Turning Loyal Customers into Brand Advocates

Turning Loyal Customers into Brand Advocates
21 Dec 2015

When devising their marketing strategies, businesses frequently tend to confuse terms satisfaction, loyalty, and advocacy, counting that these concepts are mutually interchangeable and simply sprout out of each other. That is a big mistake because, although it is true that satisfaction presents the natural foundation for loyalty, and loyalty, in advance, encourages advocacy, making these customer reactions sprout out of each other is anything but simple. At least in the latter case which is, without any doubt, the more important one. Take into consideration that, according to Nielsen, 92% of customers appreciate recommendations from friends and family over any other kind of marketing message and you will realize whythat is so. Let us see than what businesses should do to turn their loyal customers into loyal evangelists, which will vocalize the passion for their products and influence their peers.

Exceed Customers’ Expectations

Let us start with the basics. The loyal customer is the one who feels that you products or services are constantly matching its expectations. That customer eventually stops weighing the pros and cons, ignores the minor hiccups, and stops looking for alternative. The advocate, on the other hand, feels that your product is exceeding its expectations, so it is ready to willingly share its positive experience. Do not be satisfied with “good enough” and do your best to shake up your portfolio with some added value propositions every now and then to motivate your customers to recommend you.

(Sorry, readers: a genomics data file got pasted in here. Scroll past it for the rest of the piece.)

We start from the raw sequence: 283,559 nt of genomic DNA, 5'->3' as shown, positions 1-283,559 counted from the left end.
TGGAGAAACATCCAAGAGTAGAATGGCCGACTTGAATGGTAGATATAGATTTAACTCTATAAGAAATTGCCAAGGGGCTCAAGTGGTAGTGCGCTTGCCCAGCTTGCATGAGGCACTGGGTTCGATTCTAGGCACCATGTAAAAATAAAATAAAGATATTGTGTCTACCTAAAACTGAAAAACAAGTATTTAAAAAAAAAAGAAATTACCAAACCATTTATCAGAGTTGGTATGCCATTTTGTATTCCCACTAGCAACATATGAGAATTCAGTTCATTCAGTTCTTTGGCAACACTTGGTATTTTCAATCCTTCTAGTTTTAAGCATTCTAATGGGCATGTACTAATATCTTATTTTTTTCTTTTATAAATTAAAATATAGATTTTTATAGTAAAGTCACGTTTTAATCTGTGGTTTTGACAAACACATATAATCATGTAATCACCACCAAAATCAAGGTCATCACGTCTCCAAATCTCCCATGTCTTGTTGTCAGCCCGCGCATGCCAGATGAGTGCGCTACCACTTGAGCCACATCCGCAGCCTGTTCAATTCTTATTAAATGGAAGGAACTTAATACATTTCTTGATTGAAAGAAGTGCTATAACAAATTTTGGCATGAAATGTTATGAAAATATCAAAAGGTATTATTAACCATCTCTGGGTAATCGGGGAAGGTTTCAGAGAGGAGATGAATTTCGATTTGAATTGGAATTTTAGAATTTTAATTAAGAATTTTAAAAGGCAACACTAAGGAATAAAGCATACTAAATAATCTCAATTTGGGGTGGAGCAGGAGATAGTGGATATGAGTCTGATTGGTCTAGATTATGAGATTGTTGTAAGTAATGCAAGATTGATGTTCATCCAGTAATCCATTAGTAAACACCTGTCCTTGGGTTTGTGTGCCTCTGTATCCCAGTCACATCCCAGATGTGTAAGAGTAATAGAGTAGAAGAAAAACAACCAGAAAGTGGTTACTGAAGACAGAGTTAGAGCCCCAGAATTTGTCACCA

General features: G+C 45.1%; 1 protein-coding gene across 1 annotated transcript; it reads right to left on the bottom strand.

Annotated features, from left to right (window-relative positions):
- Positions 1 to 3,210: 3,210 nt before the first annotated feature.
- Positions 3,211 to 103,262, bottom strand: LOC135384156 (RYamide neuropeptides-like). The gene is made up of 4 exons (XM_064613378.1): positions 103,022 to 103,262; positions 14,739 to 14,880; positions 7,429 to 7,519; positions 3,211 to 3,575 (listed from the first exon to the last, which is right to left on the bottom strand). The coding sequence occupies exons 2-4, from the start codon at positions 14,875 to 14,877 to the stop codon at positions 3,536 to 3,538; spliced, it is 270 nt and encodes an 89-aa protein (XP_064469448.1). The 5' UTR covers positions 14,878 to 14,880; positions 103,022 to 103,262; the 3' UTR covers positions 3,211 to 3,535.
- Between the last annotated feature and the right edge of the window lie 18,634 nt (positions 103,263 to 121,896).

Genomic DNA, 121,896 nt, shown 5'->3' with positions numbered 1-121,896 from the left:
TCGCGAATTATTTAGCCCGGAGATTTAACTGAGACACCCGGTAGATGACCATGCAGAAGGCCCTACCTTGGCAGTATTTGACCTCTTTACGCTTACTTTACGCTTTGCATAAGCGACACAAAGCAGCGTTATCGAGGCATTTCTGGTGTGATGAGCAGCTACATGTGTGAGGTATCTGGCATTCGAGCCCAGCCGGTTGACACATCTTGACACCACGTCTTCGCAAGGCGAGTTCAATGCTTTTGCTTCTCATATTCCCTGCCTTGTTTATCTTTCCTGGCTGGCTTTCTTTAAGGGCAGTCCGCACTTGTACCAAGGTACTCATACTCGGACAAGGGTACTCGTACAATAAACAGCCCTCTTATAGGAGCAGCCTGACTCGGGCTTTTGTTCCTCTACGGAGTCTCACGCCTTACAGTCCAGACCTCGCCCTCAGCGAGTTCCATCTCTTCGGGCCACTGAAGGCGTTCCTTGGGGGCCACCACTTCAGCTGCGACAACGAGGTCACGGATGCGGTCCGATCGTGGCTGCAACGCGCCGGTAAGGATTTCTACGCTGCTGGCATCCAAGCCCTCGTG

Research the Market

Be sure about one thing, though – No matter how your product or service may be good, you will not turn every single customer into advocate. So, instead of trying to exceed everyone’s expectations (which is virtually impossible), do your best to find the right demographic, you will aggressively market your products to. Once they are hooked, play to their desires, and follow their expectations, and, surely enough, when you establish your core evangelist base, you will see others joining the group, too.

Establish Unhindered Two-Way Communication with Your Customers

All people like to be listened to, especially if they are facing some kind of problem. Your customers are no different. So, be ready to listen and face all critiques, no matter whether they are positive or negative. If anything you should appreciate the negative ones more, because they will provide you with necessary guidelines for improving your business. Not only that. Be sure to actively seek feedback through polls, and surveys, because if you do not knowwhat your customers desire, you will not be able to surpass their expectations.

Have a Rock-Solid Customer Service

Essentially, customer service plays the role of mediator between your business, your product, and your customers. It should also be mentioned that the process of creating a satisfied customer starts not with your product, but with your customer service instead. Why then, 39% of big businesses’ and 5.7% of small businesses’ customers find their customer service disappointing? The number of customers which find the various customer services adequate is even larger. Do not make such mistake – Turning customers into advocates requires far more than being “disappointing” and “adequate”.

Create an Interesting Loyalty Program